Face Challenges Confidently

263 Range Res. Corp. v. Bradshaw

Monday, August 31st, 2015

Richard F. Brown

The following is not a legal opinion. You should consult your attorney if the case may be of significance to you.
Range Resources Corporation v. Bradshaw, No. 2-07-263-CV, 2008 WL 2002534 (Tex. App.—Fort Worth May 8, 2008, no pet.) (Memorandum opinion), examines whether the grantor of an interest in minerals reserved a “fraction of royalty” or a “fractional royalty.” The royalty reservation provided the following:
[1] The Grantors herein reserve unto themselves, their heirs and assigns and except from this conveyance an undivided one-half (1/2) Royalty (Being equal to not less than an undivided one-sixteenty [sic] (1/16) of all the oil, gas and/or minerals in, to, and under or that may be produced from said [land]. . .
[2] Said interest hereby reserved is a Non-Participating Royalty. . . provided, however, that all such leases shall provide for Royalty of not less than one-eighth (1/8). . .
[3] In the event oil, gas or other minerals are produced from said land, then said Grantors, their heirs and assigns, shall receive not less than one- sixteenth (1/16) portion (being equal to one-half (1/2) of the customary one-eighth (1/8) Royalty)of the entire gross production and/or such net proceeds as hereinabove provided. . .
The owner of the non-participating royalty interest contended the interest reserved was 1/2 “of royalty,” and the mineral owners contended the interest reserved was a fixed 1/16th of production. The court construed the reservation language in the deed to create a “fraction of royalty” instead of a “fractional royalty.” To reach its conclusion, the court examined the four corners of the deed to ascertain the intent of the parties. The court noted that each paragraph contained “not less than” language. The parenthetical language found in paragraph [1] states that the reserved share of production was to be “equal to not less than an undivided one-sixteenty [sic].” The court interpreted this to express the intent to establish a minimum one-sixteenth share of production.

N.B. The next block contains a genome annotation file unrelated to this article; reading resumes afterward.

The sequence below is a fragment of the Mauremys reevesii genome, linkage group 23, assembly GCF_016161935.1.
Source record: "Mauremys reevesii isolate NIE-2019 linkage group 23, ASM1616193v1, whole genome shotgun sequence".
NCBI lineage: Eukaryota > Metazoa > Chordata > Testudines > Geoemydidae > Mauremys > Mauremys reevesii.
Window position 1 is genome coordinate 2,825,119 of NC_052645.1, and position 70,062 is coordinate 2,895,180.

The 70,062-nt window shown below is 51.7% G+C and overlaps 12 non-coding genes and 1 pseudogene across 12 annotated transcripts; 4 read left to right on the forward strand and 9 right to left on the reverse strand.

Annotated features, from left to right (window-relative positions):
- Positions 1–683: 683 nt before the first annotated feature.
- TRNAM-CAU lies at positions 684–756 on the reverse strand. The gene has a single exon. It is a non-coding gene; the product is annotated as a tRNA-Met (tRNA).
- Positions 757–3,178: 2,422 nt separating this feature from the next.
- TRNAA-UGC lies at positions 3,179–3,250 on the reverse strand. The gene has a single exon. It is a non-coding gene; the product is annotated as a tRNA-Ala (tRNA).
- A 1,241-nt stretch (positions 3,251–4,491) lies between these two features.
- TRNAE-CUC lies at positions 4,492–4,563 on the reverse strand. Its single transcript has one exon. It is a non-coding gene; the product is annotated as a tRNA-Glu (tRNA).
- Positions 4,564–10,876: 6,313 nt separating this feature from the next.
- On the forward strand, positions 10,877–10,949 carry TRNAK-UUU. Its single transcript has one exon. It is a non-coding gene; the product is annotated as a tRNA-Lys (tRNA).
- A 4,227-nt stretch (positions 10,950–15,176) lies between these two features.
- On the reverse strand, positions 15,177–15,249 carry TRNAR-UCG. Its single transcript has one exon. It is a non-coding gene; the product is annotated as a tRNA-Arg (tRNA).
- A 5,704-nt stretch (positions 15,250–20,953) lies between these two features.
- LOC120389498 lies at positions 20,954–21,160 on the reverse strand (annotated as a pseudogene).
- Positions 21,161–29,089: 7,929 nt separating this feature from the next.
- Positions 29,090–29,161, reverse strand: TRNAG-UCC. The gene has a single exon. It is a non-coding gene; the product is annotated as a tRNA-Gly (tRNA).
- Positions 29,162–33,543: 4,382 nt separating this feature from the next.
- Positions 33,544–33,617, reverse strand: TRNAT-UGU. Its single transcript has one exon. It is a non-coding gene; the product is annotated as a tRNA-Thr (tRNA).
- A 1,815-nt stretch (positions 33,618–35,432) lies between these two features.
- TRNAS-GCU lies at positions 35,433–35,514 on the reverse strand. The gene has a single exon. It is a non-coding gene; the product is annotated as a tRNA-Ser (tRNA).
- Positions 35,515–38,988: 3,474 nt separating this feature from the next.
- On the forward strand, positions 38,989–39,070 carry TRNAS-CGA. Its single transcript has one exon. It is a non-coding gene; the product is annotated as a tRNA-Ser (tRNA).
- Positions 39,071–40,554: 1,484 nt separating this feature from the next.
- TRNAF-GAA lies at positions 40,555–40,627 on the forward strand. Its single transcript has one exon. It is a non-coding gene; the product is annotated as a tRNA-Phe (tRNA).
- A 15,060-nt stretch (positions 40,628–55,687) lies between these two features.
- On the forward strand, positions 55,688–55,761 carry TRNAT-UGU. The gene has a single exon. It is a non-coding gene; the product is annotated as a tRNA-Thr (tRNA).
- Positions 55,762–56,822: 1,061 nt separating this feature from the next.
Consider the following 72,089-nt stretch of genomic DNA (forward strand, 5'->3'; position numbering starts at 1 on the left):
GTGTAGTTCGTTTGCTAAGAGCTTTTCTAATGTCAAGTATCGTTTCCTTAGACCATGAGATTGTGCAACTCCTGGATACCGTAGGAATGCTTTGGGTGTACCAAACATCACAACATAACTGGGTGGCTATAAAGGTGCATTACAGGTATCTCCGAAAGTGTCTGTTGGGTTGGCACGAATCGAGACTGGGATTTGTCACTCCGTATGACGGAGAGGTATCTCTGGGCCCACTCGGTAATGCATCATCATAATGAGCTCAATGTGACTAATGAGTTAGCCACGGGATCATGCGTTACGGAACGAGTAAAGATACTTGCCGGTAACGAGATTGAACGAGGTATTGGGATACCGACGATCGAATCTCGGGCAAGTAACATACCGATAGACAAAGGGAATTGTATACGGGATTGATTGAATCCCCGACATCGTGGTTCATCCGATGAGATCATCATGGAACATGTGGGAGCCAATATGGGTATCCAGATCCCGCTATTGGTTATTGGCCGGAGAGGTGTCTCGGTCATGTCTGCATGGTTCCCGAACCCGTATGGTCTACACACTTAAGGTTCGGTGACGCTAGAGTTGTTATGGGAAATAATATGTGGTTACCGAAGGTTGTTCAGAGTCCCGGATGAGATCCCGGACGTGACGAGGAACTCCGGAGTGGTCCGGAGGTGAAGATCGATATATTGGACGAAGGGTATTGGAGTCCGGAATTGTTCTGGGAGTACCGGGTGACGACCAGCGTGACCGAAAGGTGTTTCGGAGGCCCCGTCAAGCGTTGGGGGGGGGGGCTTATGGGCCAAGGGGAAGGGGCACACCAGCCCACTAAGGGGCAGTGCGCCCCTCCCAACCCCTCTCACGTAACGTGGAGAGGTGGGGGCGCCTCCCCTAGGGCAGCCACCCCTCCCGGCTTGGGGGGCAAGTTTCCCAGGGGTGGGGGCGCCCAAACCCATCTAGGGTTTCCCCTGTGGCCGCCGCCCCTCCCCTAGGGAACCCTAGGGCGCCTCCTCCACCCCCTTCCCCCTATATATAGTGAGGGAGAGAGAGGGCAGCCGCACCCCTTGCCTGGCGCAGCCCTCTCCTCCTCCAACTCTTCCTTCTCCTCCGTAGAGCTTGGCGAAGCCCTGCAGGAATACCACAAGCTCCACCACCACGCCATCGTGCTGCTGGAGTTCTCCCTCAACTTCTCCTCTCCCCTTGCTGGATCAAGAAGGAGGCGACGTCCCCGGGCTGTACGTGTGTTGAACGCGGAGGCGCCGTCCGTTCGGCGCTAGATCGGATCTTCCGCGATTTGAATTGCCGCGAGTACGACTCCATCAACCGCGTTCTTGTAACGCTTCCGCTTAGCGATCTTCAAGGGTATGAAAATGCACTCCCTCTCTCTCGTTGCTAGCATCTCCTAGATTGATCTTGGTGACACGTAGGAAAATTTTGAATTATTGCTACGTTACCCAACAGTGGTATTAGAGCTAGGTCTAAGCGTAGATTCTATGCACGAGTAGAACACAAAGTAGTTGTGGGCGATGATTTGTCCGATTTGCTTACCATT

Paragraph [2] provides that all leases “shall provide for Royalty of not less than 1/8.” The court found that when the first two paragraphs are read together, it was evident that the parties contemplated future leases would be executed on the property and that royalty rates in subsequent leases might vary. However, regardless of the royalty, the language found in paragraph [2] ensures grantor that the retained royalty interest would be calculated on at least a one-eighth royalty. When the court read paragraph [2] with the parenthetical in paragraph [1], the court determined that the clauses worked together to ensure grantor would be entitled to at least a minimum of a one-sixteenth share of production.
Paragraph [3], provides that grantor is entitled to receive “not less than one-sixteenth (1/16) portion . . . of the entire gross production (being equal to 1/2 of the customary 1/8 Royalty).” Like the other paragraphs, the “not less than” language requires that grantor receive a minimum of one-sixteenth of production.
A “fractional royalty” is a fixed fractional amount of oil and gas while a “fraction of royalty” is a fractional amount that is determined upon the execution of some future lease. The court determined that by using “not less than” language, the royalty calculation was not intended to be fixed. The court concluded that because the parties intended that the royalty was not to be fixed, the reserved interest could not be a “fractional royalty,” and therefore, 1/2 “of royalty” was reserved by grantor. The significance of the case is that it continues the resurgency of the “four corners” rule as the rationale for interpreting cases similar to Range Resources.